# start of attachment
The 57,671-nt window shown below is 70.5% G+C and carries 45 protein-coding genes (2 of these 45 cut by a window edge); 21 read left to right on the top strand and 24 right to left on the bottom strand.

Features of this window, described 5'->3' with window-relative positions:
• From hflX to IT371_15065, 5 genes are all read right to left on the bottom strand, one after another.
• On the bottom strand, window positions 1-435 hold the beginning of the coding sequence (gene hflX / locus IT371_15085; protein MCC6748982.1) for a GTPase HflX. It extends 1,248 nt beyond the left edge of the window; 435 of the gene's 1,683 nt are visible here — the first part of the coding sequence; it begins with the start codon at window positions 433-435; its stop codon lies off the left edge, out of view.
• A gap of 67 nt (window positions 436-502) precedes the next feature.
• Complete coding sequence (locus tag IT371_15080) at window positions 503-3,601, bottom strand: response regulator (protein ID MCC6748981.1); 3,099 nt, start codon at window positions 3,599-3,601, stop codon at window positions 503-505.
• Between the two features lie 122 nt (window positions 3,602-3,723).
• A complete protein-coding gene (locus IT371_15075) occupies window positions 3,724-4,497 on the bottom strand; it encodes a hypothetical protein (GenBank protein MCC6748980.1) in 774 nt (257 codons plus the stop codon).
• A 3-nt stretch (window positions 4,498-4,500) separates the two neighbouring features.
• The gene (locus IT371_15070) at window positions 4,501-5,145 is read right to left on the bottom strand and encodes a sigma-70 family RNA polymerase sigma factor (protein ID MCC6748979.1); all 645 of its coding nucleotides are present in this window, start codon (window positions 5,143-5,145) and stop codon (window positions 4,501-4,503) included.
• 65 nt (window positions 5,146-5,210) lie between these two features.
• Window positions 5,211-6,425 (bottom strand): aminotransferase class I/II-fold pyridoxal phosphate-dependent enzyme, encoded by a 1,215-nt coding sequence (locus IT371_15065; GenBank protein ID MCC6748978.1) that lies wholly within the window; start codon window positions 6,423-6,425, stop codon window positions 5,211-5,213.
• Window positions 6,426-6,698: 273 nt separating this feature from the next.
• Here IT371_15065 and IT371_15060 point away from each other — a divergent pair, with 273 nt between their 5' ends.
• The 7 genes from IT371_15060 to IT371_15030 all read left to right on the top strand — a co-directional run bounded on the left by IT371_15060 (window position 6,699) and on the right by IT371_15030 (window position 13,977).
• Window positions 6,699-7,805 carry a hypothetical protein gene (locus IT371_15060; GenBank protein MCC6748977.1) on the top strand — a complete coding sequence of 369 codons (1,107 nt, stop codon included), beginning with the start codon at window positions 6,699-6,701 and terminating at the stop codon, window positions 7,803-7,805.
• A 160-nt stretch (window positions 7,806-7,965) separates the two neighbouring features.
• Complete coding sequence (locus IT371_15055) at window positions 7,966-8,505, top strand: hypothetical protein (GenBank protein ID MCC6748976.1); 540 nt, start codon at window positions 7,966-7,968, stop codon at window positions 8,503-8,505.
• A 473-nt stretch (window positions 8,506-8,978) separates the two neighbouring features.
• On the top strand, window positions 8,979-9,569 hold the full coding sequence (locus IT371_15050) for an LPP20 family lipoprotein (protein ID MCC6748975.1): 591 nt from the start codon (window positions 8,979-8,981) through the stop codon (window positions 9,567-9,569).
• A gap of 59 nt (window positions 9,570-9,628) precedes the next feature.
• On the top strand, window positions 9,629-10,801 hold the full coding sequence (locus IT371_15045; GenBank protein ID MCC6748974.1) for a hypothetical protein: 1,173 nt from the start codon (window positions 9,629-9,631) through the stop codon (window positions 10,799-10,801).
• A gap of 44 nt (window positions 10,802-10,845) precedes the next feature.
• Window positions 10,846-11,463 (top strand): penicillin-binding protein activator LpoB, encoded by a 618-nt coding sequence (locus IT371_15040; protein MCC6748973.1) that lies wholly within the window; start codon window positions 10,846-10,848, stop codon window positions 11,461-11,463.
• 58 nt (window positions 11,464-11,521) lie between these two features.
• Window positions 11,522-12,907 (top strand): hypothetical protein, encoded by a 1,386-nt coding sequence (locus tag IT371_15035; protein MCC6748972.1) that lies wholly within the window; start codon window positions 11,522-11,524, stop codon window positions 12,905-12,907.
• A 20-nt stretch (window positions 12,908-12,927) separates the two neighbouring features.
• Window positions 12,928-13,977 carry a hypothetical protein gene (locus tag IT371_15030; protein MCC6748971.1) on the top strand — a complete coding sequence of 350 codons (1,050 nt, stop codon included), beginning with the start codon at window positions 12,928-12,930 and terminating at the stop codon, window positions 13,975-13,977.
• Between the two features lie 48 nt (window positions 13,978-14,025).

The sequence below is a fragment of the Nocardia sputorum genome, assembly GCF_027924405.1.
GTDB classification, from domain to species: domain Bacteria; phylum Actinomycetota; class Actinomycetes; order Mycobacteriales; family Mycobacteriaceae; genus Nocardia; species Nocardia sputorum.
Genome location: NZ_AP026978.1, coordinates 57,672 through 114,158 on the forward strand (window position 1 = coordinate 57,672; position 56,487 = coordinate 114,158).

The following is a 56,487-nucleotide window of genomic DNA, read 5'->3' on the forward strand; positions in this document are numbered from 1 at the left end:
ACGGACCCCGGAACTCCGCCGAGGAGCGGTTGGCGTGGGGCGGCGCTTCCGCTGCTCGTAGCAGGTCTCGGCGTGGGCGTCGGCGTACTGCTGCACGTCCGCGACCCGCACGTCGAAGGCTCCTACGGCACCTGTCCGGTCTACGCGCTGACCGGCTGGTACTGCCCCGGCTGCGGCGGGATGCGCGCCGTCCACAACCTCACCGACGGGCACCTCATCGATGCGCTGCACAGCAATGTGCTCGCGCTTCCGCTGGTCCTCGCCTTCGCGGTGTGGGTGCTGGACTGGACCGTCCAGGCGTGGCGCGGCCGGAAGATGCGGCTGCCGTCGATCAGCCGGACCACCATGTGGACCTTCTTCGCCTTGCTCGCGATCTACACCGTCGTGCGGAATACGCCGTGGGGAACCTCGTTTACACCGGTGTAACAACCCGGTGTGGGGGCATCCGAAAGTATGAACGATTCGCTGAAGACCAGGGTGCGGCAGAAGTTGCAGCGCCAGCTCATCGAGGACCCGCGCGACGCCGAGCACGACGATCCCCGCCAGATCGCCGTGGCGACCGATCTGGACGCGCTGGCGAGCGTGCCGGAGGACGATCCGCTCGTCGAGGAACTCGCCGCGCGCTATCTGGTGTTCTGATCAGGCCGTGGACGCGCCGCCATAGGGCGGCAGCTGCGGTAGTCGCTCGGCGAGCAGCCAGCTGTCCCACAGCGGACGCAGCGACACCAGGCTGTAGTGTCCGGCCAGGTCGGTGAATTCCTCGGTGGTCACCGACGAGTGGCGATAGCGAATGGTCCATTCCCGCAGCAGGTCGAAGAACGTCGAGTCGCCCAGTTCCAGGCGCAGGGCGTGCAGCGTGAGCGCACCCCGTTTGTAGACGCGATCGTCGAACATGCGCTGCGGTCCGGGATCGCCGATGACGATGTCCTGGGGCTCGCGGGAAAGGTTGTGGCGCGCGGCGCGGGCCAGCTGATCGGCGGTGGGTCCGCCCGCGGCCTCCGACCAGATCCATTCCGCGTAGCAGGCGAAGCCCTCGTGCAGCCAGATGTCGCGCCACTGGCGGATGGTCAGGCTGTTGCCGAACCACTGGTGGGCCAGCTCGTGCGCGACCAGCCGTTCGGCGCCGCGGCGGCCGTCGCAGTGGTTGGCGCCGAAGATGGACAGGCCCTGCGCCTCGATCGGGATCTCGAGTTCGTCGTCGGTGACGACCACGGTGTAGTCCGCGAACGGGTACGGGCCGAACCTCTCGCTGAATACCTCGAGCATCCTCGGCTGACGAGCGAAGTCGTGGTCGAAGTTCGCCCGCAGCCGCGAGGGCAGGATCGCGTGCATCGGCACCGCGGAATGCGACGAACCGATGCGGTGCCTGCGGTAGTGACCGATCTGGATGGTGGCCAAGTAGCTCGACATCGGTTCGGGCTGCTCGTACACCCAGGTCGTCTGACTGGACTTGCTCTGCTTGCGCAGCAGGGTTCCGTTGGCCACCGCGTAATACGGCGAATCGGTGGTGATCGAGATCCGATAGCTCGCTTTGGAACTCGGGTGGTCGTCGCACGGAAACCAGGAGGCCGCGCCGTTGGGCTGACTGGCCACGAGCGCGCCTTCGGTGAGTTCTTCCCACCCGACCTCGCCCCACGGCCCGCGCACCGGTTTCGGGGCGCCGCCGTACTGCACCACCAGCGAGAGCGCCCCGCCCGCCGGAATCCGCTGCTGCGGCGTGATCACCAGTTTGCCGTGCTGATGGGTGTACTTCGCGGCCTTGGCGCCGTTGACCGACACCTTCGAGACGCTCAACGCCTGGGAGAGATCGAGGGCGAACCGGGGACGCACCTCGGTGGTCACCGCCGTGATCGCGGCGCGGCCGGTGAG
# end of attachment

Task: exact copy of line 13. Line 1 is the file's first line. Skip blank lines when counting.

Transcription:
• Window positions 6,426-6,698: 273 nt separating this feature from the next.